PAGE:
The co-authors of the very popular Baby-Led Weaning have now turned their attention to BabyLed
Breastfeeding. Could this be the start of a series of Baby-Led books, one wonders?
On the whole, this book is advocating a more simplistic approach to breastfeeding – no
complicated positioning, no marketing of must-have products, good information on milk
production, some realistic concerns and what you may expect to happen at different stages.
Rather than telling mothers what they should be doing with their babies, the authors take the
point of view that by following their baby’s leads about what they need to do to successfully
breastfeed, things will pretty much work out on their own.
The information about breastfeeding after six months and baby-led introduction of solids
increases the usefulness of this book over many others. Many breastfeeding guides give good
advice about starting breastfeeding, but very few (other than The Womanly Art of Breastfeeding)
have much to say on feeding older babies/young children or such great guidance on how to go
about baby-led weaning.
One reviewer felt that the discussion on nipple shields seems to be dismissive, as the authors state
that nipple shields rarely help and while some may be able to breastfeed with them, they are
“best avoided” This doesn’t seem very helpful if someone is struggling and needing some
glimmer of hope that they may work.
There are key points at the end of the chapters, along with bullet points at intervals, making it
easier for grasping the basics and the important information. These parts may be all the busy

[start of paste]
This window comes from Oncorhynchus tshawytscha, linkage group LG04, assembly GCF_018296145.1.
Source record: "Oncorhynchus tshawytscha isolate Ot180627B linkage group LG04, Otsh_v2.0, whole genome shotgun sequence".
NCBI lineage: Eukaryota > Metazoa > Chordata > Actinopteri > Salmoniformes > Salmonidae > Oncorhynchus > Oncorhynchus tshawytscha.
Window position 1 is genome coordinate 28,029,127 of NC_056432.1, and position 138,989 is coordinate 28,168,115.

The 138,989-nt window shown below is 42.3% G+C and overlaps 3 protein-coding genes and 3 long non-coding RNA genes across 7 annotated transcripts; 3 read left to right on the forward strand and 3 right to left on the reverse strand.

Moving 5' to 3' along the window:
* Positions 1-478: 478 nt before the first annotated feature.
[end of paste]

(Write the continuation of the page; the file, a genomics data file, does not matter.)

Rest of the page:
mother has time to read. There are inserts from “real mothers” and there are some wonderful
photos, many illustrating how to achieve a good latch and a variety of breastfeeding holds and
positions, including twins and tandem feeding.
Because this is a UK publication, the reference list is not very useful for New Zealand mothers, but
La Leche League is referred to in the text as a useful source of help. Somewhat surprisingly, the
only New Zealand resource mentioned is the Ministry of Health’s website breastfeeding link. There
is also a grid chart at the end of the book, which could act as a quick guide as to what to expect at
different ages, what to do and when to seek help.
Overall this is a basic guide to making breastfeeding an enjoyable experience and an achievable
goal for mothers and their babies. It would be a valuable addition to our Group Libraries.
Original review, printed in Aroha Volume 15 Number 6
By Gill Rapley and Tracey Murkett
Vermilion, London, 2012
Reviewed by Robin Jones Greif and Averil Sheehan, LLLNZ